UK academics unite to urge Dominic Raab to reverse ‘unprecedented’ aid cut
Exclusive: Thousands of academics have signed an open letter calling on the UK government to reverse decision to slash global research budgets
More than 2,500 academics from dozens of leading British universities and research institutes have signed an open letter urging the government to reverse controversial plans to pull £120m in funding for research in some of the poorest parts of the world.
The letter, which comes just a day after the integrated review promised to deliver ‘Global Britain’, warns that planned cuts in Britain’s overseas development assistance budget threaten “the sustainability and credibility of UK research leadership”.
Academics behind the open letter told openDemocracy that the proposed cuts will have a drastic impact on global research work, including that on pandemics, and will have serious repercussions for climate change research ahead of this year’s COP26 in Glasgow.
“This is not ivory tower research, this is research that is embedded in communities, working with partners around the world, as well as businesses in the UK,” said University of East Anglia professor, Jenni Barclay, who instigated the open letter.
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Barclay, who works in disaster risk reduction around volcanoes in South America and the Caribbean, said the government, should “think again” and “recognise the alignment that research of this nature has with their own stated goals with their own integrated review, where the emphasis is on global leadership and partnership working together for a green future."
This is research that is embedded in communities, working with partners around the world, as well as businesses in the UK
Barclay started the open letter after UK Research and Innovation (UKRI), which oversees the government’s research funding, last week wrote to universities warning that the budget for international development projects will be less than a third of last year’s total.
The cuts were criticised by the United Nations, which told openDemocracy that they “bode ill for developing countries – and particularly least developed countries.”
Researchers have yet to be told which projects will be cut by the end of July, according to Caroline Clason, leader of the centre for research in environment and society at Plymouth University. She fears for the future of a project on water security in the Andes, in Peru, which began in January 2019.
“If it was to be terminated now we would essentially finish the project with no outputs for us or for our project partners in Peru,” Clason, who described the cuts as a “complete shock”, told open Democracy.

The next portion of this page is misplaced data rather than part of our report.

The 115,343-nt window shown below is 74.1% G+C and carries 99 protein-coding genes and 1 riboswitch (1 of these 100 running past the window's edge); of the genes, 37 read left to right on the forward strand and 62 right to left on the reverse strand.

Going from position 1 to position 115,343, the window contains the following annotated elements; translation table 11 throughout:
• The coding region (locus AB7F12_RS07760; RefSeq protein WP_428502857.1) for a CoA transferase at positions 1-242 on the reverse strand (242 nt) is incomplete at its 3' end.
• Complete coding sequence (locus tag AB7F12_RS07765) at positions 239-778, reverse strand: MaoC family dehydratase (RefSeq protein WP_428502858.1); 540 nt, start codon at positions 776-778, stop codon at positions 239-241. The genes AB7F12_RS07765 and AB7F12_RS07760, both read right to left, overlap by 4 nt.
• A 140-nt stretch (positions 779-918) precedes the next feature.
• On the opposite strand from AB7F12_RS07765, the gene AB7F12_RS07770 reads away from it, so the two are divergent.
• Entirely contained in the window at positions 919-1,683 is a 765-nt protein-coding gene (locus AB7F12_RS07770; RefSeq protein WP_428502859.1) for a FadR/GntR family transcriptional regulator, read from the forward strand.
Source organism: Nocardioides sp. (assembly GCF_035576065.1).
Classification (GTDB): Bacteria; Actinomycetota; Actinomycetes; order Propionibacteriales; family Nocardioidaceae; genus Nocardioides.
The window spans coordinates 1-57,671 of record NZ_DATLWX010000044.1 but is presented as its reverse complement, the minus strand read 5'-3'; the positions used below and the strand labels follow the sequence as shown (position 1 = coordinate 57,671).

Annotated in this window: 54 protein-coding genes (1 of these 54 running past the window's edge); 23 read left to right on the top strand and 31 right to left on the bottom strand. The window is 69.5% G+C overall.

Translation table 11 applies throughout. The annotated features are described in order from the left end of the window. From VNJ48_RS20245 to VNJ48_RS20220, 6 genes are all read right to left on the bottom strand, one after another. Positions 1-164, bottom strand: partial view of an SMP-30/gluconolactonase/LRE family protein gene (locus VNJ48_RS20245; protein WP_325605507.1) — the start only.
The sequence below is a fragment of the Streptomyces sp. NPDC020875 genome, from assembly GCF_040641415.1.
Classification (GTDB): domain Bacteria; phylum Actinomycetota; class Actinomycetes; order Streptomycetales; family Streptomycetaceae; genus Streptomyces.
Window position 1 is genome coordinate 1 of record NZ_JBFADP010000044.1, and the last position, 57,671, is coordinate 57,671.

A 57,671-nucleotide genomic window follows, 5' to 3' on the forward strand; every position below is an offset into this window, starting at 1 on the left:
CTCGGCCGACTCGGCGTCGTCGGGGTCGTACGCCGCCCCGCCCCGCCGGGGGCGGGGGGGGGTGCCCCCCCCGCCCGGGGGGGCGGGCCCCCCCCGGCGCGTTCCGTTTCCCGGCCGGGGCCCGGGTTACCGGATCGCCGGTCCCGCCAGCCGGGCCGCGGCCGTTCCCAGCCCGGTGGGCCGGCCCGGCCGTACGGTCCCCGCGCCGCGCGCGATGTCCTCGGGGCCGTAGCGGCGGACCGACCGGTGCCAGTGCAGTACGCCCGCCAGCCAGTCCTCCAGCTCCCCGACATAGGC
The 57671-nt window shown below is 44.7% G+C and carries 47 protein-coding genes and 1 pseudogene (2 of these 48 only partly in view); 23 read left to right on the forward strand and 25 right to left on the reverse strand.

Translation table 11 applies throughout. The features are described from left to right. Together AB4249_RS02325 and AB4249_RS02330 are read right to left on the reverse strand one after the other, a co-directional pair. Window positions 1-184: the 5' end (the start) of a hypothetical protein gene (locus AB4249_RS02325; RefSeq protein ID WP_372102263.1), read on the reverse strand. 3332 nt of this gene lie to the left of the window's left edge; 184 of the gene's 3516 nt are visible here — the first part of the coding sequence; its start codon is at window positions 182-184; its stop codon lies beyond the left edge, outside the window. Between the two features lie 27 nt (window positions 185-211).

“That has an impact not just on us in the UK but also on the people in Peru who have entered into a research relationship with us and trust that we will see that through.
“It is particularly disappointing ahead of COP26 that the government has taken this decision to reduce funding for projects that feed directly into the climate agenda and that they could be curtailed,” Clason added.
It is particularly disappointing ahead of COP26 that the government is reducing funding for projects that feed directly into the climate agenda
The open letter – due to be sent to foreign secretary Dominic Raab and chancellor Rishi Sunak on Thursday 18 March – warns the cuts are “an action from which it will be hard to recover. We call for an immediate reversal of this decision, maintaining this opportunity for the UK to sustain its profile in leading research to tackle global challenges.”
The deep cuts to universities’ global research budgets could have serious repercussions for academics in Britain, especially precarious early career researchers.
The letter warns that there is a “generation of new global researchers and practitioners who are facing the prospect of the abrupt termination of contracts, and cessation of research, before they are able to produce the outputs essential to the development of their careers, jeopardising jobs both in the UK and abroad, at a time of national and international crisis.”
The cuts to global research are part of wider cuts to Britain’s overseas aid budget.
The government has said that it is cutting international aid by £4bn in response to the economic impact of the pandemic.
Earlier this month, openDemocracy revealed that senior civil servants are considering cuts as high as 90% to some conflict zones.
A Department for Business, Energy and Industrial Strategy spokesperson previously said, “The UK remains a world-leading aid donor. We will spend more than £10bn this year to address poverty, tackle climate change, fight COVID and improve global health. We are working with our delivery partners, including UKRI, to implement the new settlement for 2021/22 and protect the most effective research programmes."
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